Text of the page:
TRIUMPH, MAKING SHORT PEOPLE LOOK TALLER SINCE 1907
Taking a grinder to Britain's motorcycling heritage. Disclaimer This "Blog" represents the thoughts and actions of the author. It is created for academic interest and entertainment only. It is neither intended or implied that any person reading any article contained within, imitates or recreates any work described.
Ben has just finished his sweet Thunderbolt over in New Zealand and has sent over a coupla tasters of the build,
A guy I know down Christchurch way had spent some years in the US and had imported container loads of bikes when he came back to NZ. I used to go to his place for parts for my other project and just wander around looking at all his machines, he had maybe 30 or 40, mostly unit triumphs, some beezas and triples. We’d talk bikes and Id listen to stories from his years of riding.
I spied this dirty and dusty BSA sitting under the stairs. “Oh yeah, that one,” he said “We set that up for some guys who wanted to go flat track racing.”
That’s as much of the history I got. An ex US west coast bike that may or may not have been racing.
I offered some money for it and it was readily accepted, I guess my offer was too high!
I eventually got it home and decided I would fix only the bits that needed fixing, just enough to get it going. But once I started on it, the urge to customize took over and before I new it was rebuilding the whole thing.
I had made the mistake of trying to do both my triumph project and the BSA at the same time, so progress was slow, and my triumph is still only half done.
Money was falling out of my wallet and into the BSA faster than what I had planned for, but the vision of the A65 was coming together.
I checked the numbers and found it was 1965 Thunderbolt frame, but the engine numbers proved too cryptic to figure out the motor history. It could be an A50 bottom end with a 650 barrel, or a 650 with A50 numbers added for the ownership title.
The tank and fork yokes I believe are Firebird items, the oil tank and all the other various parts from different years and different bikes.
I tracked down some alloy rims and had them laced up to the QD hub in the rear and Honda hub in the front. I went with an XL350 front end originally because I thought it would be cheaper and more practical, but once I had some adapters machined to fit the forks to the yokes I didn’t save a cent over the cost of rebuilding the original beeza legs. I shortened the springs to get the height right, shaved and polished the Honda legs and I had a nice looking front end that actually works really well. Kawasaki shocks were fitted easily to the rear.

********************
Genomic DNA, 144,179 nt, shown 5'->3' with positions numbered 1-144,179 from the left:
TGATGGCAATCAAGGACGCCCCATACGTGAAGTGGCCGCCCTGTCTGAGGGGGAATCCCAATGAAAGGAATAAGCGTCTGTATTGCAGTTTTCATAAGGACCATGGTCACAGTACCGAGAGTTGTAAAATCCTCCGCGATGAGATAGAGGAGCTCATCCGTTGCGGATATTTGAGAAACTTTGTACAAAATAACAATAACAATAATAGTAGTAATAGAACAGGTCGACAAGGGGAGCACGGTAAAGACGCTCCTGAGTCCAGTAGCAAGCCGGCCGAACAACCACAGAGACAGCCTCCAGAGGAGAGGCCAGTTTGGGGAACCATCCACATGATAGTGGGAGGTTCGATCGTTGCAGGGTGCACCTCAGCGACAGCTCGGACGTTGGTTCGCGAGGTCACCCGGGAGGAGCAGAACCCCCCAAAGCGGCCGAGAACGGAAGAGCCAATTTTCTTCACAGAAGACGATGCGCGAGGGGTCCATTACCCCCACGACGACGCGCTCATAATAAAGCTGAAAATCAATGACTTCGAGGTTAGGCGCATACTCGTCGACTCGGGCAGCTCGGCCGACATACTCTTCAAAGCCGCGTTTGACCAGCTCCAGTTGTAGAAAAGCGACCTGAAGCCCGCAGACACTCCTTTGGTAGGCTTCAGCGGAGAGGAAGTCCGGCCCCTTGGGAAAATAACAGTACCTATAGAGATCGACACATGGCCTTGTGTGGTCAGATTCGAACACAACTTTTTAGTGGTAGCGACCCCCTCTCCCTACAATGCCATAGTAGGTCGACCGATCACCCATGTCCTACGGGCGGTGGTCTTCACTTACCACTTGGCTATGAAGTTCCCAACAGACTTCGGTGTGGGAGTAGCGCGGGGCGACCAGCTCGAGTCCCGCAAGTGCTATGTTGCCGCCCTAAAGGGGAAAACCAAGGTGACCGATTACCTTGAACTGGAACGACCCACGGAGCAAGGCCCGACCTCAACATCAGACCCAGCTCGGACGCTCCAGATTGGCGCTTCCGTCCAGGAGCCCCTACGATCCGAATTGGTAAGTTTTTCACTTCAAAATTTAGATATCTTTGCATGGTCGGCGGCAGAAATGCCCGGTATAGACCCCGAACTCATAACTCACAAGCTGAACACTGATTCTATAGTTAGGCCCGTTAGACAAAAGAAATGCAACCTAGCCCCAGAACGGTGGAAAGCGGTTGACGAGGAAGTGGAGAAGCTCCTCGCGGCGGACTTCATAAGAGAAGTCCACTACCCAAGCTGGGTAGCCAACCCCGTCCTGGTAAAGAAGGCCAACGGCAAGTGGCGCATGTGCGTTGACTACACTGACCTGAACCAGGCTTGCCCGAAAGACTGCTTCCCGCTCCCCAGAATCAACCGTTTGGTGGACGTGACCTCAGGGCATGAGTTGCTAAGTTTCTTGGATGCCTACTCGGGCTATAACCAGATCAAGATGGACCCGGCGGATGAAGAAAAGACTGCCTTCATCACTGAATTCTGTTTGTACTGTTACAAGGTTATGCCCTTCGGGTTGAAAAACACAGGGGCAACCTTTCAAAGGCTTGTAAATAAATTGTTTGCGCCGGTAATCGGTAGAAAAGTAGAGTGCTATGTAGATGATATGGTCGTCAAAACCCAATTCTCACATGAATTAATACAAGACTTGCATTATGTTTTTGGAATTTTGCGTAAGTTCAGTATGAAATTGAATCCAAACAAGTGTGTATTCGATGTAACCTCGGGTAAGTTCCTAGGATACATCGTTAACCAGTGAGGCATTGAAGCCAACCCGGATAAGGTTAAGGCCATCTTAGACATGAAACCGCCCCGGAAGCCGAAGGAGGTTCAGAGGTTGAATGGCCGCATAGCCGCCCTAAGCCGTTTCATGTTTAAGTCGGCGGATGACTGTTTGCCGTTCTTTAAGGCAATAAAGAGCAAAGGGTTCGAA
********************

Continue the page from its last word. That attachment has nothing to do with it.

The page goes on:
All the paint was done by me in 2k urethane, and I spent a good many hours prepping and making the tank and wassell type rear guard to look straight and clean. I originally thought the rear guard had some sort of speckled paint finish but then realised it was just paint over rust! That thing was more pitted than the devils driveway.
I cut a seat pan from alloy sheet and had a local upholsterer make the seat to my design. New foot rubbers went on, new exhaust, oil lines, tyres and all new nuts, bolts and fasteners that were missing or had been lost on the garage floor during the disassembly and drinking phase.
I fitted a pazon electronic ignition system and wired it to run battery-less, based on a wiring diagram for a points system with no battery. I didn’t know if it would work but it did! The black box and the regulator are squeezed in between the top of the oil tank and the underneath of the seat.
A new Amal 928 with factory spec jetting was fitted. Clutch plates and rotor also replaced.
A good few hours went into repairing and polishing the primary and timing side covers, they were in a real sh*# state.
Final touches included using a Norton commando seat fastening nut for the steering damper knob.
Nothing was done to the engine internals and as it turned out, it runs fine. A little puff of smoke on startup says the rings need doing at some stage, but it runs clear once its warm so Im in no hurry to do that.
Its road geared, too tall for real off road riding, but should suit beach racing. I hope to make it to the Burt Munro Challenge again this year, and race on Oreti beach for the first time. For now though, I have to be content with short blasts up and down the road!
If the weather holds out Ben hopes to get some bike shots in, in the very near future, well worth the wait I promise ya!